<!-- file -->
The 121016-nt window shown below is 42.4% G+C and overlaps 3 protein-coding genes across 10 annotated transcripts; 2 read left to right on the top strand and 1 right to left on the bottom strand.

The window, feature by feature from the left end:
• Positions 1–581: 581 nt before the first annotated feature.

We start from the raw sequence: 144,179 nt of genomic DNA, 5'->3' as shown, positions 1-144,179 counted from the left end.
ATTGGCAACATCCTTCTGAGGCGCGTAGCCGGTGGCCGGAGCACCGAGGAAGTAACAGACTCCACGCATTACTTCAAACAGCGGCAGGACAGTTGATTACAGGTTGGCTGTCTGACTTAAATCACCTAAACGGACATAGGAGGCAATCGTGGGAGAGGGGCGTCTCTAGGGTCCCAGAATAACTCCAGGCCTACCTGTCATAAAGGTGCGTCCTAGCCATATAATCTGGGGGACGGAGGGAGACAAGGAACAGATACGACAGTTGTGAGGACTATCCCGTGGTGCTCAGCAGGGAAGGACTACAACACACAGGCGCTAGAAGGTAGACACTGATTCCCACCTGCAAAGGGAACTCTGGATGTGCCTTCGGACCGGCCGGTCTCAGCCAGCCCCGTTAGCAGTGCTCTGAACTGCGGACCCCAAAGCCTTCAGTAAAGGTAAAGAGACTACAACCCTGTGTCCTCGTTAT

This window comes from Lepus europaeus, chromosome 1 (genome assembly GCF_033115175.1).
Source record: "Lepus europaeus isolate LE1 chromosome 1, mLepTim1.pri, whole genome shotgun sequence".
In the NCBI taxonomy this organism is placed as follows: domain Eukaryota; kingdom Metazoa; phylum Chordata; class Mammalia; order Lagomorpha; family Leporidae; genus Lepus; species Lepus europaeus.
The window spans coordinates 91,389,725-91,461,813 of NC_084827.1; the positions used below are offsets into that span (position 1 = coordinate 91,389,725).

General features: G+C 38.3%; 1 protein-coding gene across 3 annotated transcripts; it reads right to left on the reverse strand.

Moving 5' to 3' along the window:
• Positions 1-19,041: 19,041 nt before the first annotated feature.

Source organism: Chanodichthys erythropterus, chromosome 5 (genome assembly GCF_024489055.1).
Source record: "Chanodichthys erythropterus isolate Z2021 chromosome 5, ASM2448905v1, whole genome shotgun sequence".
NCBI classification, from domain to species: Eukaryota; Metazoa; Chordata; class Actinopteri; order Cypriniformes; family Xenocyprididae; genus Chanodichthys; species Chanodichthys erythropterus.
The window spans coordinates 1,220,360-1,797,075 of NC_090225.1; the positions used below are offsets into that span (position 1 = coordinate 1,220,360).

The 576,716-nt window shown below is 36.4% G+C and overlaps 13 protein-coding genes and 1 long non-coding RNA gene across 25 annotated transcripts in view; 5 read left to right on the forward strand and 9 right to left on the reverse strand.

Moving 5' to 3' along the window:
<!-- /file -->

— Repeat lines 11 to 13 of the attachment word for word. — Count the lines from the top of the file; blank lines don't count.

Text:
Moving 5' to 3' along the window:
• Positions 1-19,041: 19,041 nt before the first annotated feature.

Source organism: Chanodichthys erythropterus, chromosome 5 (genome assembly GCF_024489055.1).